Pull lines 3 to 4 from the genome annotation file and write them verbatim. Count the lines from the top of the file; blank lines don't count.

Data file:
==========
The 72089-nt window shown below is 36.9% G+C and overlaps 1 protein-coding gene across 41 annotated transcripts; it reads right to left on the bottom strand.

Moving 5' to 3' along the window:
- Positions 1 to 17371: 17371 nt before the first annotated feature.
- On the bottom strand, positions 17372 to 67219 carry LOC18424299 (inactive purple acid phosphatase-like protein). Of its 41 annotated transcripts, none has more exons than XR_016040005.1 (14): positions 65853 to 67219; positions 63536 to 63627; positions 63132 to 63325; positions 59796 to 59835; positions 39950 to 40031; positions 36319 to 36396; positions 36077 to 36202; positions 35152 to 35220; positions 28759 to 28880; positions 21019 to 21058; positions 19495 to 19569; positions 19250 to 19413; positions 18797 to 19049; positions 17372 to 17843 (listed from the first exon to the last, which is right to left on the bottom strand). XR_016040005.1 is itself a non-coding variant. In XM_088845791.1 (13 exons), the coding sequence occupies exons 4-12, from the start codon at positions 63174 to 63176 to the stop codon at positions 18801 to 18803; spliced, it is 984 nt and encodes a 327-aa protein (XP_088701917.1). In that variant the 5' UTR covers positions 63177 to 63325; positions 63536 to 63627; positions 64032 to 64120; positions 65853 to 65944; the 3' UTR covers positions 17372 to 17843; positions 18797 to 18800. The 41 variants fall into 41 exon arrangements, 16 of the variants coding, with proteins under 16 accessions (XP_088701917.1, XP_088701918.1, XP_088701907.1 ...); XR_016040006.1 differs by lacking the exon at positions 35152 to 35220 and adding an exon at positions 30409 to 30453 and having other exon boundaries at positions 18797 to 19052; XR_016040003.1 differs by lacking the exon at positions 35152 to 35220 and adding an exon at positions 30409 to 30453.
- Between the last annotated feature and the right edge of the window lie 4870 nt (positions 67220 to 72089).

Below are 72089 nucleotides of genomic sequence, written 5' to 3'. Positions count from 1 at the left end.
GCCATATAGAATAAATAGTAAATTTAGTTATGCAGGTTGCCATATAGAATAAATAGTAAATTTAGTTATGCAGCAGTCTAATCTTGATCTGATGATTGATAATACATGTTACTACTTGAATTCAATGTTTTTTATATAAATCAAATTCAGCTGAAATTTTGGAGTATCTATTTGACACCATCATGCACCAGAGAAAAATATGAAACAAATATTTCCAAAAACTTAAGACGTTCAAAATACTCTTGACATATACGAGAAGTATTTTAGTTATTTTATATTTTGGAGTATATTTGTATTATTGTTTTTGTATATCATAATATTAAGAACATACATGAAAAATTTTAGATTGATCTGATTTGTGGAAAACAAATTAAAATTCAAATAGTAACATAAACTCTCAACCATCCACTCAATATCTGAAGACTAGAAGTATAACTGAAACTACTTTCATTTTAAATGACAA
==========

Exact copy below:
- Positions 1 to 17371: 17371 nt before the first annotated feature.
- On the bottom strand, positions 17372 to 67219 carry LOC18424299 (inactive purple acid phosphatase-like protein). Of its 41 annotated transcripts, none has more exons than XR_016040005.1 (14): positions 65853 to 67219; positions 63536 to 63627; positions 63132 to 63325; positions 59796 to 59835; positions 39950 to 40031; positions 36319 to 36396; positions 36077 to 36202; positions 35152 to 35220; positions 28759 to 28880; positions 21019 to 21058; positions 19495 to 19569; positions 19250 to 19413; positions 18797 to 19049; positions 17372 to 17843 (listed from the first exon to the last, which is right to left on the bottom strand). XR_016040005.1 is itself a non-coding variant. In XM_088845791.1 (13 exons), the coding sequence occupies exons 4-12, from the start codon at positions 63174 to 63176 to the stop codon at positions 18801 to 18803; spliced, it is 984 nt and encodes a 327-aa protein (XP_088701917.1). In that variant the 5' UTR covers positions 63177 to 63325; positions 63536 to 63627; positions 64032 to 64120; positions 65853 to 65944; the 3' UTR covers positions 17372 to 17843; positions 18797 to 18800. The 41 variants fall into 41 exon arrangements, 16 of the variants coding, with proteins under 16 accessions (XP_088701917.1, XP_088701918.1, XP_088701907.1 ...); XR_016040006.1 differs by lacking the exon at positions 35152 to 35220 and adding an exon at positions 30409 to 30453 and having other exon boundaries at positions 18797 to 19052; XR_016040003.1 differs by lacking the exon at positions 35152 to 35220 and adding an exon at positions 30409 to 30453.